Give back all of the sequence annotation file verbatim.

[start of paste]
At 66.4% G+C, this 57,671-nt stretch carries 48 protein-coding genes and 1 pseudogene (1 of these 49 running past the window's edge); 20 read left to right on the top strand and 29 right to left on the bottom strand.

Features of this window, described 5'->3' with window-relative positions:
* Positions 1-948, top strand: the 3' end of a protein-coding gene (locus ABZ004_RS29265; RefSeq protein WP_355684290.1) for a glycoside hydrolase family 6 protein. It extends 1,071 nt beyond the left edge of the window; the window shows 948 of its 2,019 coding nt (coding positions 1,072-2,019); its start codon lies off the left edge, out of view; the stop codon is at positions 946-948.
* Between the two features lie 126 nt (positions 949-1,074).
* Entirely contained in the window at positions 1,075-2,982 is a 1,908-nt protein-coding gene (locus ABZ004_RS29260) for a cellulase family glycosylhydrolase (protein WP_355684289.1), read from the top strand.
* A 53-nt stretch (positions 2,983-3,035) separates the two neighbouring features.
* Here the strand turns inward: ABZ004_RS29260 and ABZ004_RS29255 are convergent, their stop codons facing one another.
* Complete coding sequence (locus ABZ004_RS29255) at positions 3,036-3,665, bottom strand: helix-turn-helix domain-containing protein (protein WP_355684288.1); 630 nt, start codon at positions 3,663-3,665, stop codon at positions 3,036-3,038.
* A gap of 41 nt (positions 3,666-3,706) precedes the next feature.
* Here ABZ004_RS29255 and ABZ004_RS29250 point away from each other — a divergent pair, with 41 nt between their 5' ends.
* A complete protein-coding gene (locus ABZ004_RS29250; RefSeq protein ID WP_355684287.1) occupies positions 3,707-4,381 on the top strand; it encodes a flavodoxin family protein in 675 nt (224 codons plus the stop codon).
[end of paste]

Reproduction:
At 66.4% G+C, this 57,671-nt stretch carries 48 protein-coding genes and 1 pseudogene (1 of these 49 running past the window's edge); 20 read left to right on the top strand and 29 right to left on the bottom strand.

Features of this window, described 5'->3' with window-relative positions:
* Positions 1-948, top strand: the 3' end of a protein-coding gene (locus ABZ004_RS29265; RefSeq protein WP_355684290.1) for a glycoside hydrolase family 6 protein. It extends 1,071 nt beyond the left edge of the window; the window shows 948 of its 2,019 coding nt (coding positions 1,072-2,019); its start codon lies off the left edge, out of view; the stop codon is at positions 946-948.
* Between the two features lie 126 nt (positions 949-1,074).
* Entirely contained in the window at positions 1,075-2,982 is a 1,908-nt protein-coding gene (locus ABZ004_RS29260) for a cellulase family glycosylhydrolase (protein WP_355684289.1), read from the top strand.
* A 53-nt stretch (positions 2,983-3,035) separates the two neighbouring features.
* Here the strand turns inward: ABZ004_RS29260 and ABZ004_RS29255 are convergent, their stop codons facing one another.
* Complete coding sequence (locus ABZ004_RS29255) at positions 3,036-3,665, bottom strand: helix-turn-helix domain-containing protein (protein WP_355684288.1); 630 nt, start codon at positions 3,663-3,665, stop codon at positions 3,036-3,038.
* A gap of 41 nt (positions 3,666-3,706) precedes the next feature.
* Here ABZ004_RS29255 and ABZ004_RS29250 point away from each other — a divergent pair, with 41 nt between their 5' ends.
* A complete protein-coding gene (locus ABZ004_RS29250; RefSeq protein ID WP_355684287.1) occupies positions 3,707-4,381 on the top strand; it encodes a flavodoxin family protein in 675 nt (224 codons plus the stop codon).